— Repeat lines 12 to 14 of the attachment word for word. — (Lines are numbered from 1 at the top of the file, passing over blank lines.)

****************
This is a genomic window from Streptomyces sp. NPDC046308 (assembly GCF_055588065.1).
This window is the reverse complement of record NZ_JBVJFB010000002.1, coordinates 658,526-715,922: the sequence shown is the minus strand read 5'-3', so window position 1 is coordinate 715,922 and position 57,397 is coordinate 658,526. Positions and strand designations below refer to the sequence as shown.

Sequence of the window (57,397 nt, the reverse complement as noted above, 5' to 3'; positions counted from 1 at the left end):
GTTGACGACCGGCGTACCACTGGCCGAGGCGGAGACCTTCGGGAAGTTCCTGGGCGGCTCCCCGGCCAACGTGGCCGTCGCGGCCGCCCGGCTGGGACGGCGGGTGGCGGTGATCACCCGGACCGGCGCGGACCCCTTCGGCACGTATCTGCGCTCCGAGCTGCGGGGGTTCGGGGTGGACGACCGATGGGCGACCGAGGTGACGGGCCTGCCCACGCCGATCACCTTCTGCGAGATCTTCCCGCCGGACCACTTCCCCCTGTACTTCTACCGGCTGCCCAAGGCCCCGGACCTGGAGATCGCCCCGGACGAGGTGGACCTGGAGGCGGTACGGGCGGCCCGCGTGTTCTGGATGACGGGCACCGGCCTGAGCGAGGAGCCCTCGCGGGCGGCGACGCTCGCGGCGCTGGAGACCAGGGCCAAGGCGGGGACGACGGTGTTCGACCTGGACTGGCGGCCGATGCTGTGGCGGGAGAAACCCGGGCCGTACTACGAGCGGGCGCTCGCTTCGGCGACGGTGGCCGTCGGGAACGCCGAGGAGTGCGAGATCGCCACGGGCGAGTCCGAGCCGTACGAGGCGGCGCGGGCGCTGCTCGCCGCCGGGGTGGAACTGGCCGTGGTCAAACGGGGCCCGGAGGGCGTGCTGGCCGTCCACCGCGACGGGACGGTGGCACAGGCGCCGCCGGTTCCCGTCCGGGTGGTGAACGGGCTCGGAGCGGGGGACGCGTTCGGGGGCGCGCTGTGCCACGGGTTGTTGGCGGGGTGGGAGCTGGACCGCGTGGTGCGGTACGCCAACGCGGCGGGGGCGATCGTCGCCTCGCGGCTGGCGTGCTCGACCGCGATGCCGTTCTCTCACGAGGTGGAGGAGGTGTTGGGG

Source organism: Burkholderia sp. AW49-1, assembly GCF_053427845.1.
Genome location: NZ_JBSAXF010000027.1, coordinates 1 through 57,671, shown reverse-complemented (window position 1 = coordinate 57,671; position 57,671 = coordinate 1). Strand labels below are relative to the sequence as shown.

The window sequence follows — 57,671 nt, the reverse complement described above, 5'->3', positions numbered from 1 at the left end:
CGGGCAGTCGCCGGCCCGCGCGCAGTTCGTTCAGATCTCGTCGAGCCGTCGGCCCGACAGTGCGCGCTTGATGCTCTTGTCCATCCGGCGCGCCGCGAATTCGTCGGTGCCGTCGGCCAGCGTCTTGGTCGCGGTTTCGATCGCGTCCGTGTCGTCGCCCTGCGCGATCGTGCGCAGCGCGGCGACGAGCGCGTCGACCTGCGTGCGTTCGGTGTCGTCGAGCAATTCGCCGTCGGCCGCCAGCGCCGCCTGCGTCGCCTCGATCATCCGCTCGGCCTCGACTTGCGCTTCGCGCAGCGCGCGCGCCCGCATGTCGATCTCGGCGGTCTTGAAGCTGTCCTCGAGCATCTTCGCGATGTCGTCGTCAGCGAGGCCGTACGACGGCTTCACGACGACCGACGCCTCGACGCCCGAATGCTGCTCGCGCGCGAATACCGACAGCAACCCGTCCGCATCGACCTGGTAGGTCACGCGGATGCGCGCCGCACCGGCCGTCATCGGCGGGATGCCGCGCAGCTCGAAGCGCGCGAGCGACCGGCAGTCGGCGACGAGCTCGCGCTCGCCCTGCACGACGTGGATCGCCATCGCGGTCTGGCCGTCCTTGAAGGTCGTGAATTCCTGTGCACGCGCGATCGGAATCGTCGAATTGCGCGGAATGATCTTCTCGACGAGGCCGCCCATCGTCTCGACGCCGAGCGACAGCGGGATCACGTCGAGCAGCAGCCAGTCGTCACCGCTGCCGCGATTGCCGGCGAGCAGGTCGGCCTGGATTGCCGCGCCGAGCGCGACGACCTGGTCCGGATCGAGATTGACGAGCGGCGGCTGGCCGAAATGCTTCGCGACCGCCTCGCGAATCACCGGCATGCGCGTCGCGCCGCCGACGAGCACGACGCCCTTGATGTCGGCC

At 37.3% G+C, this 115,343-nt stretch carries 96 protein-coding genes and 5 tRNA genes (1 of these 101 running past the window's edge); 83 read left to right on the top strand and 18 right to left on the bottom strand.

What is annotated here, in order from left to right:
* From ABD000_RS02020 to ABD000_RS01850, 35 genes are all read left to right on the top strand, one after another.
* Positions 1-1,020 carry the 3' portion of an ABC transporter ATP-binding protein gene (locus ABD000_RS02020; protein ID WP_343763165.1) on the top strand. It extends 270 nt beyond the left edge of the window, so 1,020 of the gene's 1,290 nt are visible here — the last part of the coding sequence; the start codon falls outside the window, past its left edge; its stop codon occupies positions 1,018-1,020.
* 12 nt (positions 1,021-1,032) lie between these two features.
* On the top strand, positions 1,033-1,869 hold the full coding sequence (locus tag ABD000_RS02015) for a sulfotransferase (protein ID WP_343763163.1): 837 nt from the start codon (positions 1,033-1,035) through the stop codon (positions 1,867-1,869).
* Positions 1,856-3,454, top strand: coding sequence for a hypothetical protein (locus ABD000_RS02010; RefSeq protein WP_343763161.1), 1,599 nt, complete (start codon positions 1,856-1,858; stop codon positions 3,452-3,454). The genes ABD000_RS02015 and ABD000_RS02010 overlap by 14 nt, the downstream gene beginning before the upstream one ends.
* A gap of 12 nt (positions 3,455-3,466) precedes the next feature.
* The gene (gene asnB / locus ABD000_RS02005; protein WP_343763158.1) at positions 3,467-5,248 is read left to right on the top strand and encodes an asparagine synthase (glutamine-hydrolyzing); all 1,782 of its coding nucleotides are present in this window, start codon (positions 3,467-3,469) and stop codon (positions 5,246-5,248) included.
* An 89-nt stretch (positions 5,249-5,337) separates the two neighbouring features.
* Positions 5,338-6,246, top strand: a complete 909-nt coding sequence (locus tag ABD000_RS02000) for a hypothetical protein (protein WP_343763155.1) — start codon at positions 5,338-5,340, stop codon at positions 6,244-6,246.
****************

* Positions 1-1,020 carry the 3' portion of an ABC transporter ATP-binding protein gene (locus ABD000_RS02020; protein ID WP_343763165.1) on the top strand. It extends 270 nt beyond the left edge of the window, so 1,020 of the gene's 1,290 nt are visible here — the last part of the coding sequence; the start codon falls outside the window, past its left edge; its stop codon occupies positions 1,018-1,020.
* 12 nt (positions 1,021-1,032) lie between these two features.
* On the top strand, positions 1,033-1,869 hold the full coding sequence (locus tag ABD000_RS02015) for a sulfotransferase (protein ID WP_343763163.1): 837 nt from the start codon (positions 1,033-1,035) through the stop codon (positions 1,867-1,869).